Montana Panoramic is a large (12-inch x 8½-inch) and weighty book that invites the reader to sit at a desk and slowly leaf through the gorgeous two-page photo spreads of our Treasure State. The contents are organized by region, and it is an utter pleasure to wander with such a discerning eye from Ekalaka to Libby, and Plentywood to Dillon. Hergert is a master at encompassing a view as grand as the three rivers that meet to form the Missouri, the Going to the Sun Highway, or the Medicine Ridge in Big Horn Canyon. Hergert achieves even further depth by focusing on local buildings, families, animals, monuments, and businesses that define our communities. He lets differing versions of history speak for themselves through images of conflict and environmental destruction. And always there is his unique ability to capture light on the landscape.

Ray’s poetry and prose are throughout the book, bringing added grace and meaning to the photographs. Of “The Big Snowy Foothills – Shawmut” he writes: “What were we below all that grandeur? She loved how the sky was the face of one who’d loved you since before you were born. Capable of stillness and fire and beauty beyond imagining.” Of “Grain Fortresses – Stanford,” Ray writes: “Our towns put up small fortresses of steel as if to guard against desolation. We grew quick in fresh soil. On golden stalks a million-fold. We went through heartache, ceremony, harvest, loss. We fed our families and fed the nations.”

In these days of remarkable environmental challenge and technological change, we can be grateful for this wonderful contemplative collaboration between such a gifted photographer and eloquent writer.

– Reviewed for The High Plains Book Awards by Tim Sweeney, retired LGBTQ and HIV advocate and activist


The Photographer Craig Hergert, A Montana’s Treasured Artist Award recipient, and American Book Award winner Shann Ray have paired up to produce a thing of beauty. Expansive images reveal an extraordinary perspective captured through Hergert’s lens, including many places where Ray lived in his youth on the Northern Cheyenne Reservation in Southeast Montana. About 200 stunning panoramic landscape photos from around the state drape across the pages.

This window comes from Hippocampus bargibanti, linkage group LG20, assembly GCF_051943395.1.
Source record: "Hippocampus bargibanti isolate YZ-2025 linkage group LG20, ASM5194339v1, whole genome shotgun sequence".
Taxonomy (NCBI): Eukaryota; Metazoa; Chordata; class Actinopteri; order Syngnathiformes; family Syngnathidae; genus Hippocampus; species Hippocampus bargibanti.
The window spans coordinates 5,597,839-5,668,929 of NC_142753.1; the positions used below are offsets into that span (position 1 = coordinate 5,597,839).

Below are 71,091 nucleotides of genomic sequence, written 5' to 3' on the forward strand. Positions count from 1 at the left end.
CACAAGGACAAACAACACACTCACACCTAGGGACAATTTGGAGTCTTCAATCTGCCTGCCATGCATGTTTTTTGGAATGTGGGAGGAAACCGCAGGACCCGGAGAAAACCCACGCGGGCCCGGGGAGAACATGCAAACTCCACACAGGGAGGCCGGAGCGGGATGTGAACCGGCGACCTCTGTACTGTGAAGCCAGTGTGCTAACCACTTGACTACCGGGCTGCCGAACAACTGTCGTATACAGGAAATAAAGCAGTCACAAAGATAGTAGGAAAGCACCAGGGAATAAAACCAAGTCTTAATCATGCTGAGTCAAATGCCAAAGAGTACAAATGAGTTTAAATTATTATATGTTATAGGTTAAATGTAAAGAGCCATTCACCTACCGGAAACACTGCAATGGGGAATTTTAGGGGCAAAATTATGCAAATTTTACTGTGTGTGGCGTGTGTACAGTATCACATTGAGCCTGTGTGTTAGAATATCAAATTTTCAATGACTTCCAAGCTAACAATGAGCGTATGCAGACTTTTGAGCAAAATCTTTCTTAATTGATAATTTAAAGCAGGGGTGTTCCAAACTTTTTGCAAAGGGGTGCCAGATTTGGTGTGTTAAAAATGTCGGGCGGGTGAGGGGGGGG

The photographs pair naturally with Ray’s poems and prose. His writing about land and home feels timeless, a sensation equally encapsulated in Hergert’s images. Montana is a “home of soul” as Ray calls it. “Here, under skies clear and brooding, along miles of backroad, walking the fringe of forests, we are together in our varied towns, over land and along riverbeds, up switchbacks, or among wetlands, stippled, gritty, graceful, unnerving, welcoming.” Both the photos and the poems render the natural world as something marvelous and unmatchable, something to be loved and cared for. Hergert admits he had to reshoot several places to capture the heart of Ray’s words.  

As Ray states, the book “definitely has a beginning, middle and end.” But open it to a random page and the message is clear: the natural world is something we should marvel at, something we should learn from, something as familiar as our family. Ray, a scholar and professor of leadership and forgiveness studies, provides a soulful look into the heartbreak and healing across Montana. And Ray’s passage about a bear encounter might send shivers up your spine.  

This will make an amazing addition to any collection of coffee-table books, especially for anyone unable to travel to every gorgeous vista. 

– Montana Quarterly

They say a picture is worth a thousand words, but with Craig Hergert’s collection of photos in Montana Panoramic: Transparent in the Backlight (Great Wide Open Publishing, $85) only a few are necessary—“stunning,” “encompassing,” and “alive” are some that come to mind. These photos, combined with Shann Ray’s elegant narrative expression, show Montana in a way that we can all relate to, as if we are really there. Together, Craig and Shann take you across the Big Sky state, corner to corner, telling the story of Montana using brilliant photography and thought-provoking stories and poems. Taste the dust from the dirt roads in the Highwood Mountains, feel the warm steam of the Grand Prismatic in Yellowstone, smell the sun-baked wheat growing in Plentywood, and hear the crowd roar as a cowboy holds tight to a bucking bronc. The shots of Bozeman and familiar mountain ranges evoke feelings of homeyness, while new vantages summon wonder and an inspiration to discover what the reader has not yet seen. This book is a great way to take the epic expanses of Montana home, right to your living room, for you to relive with the turn of a page.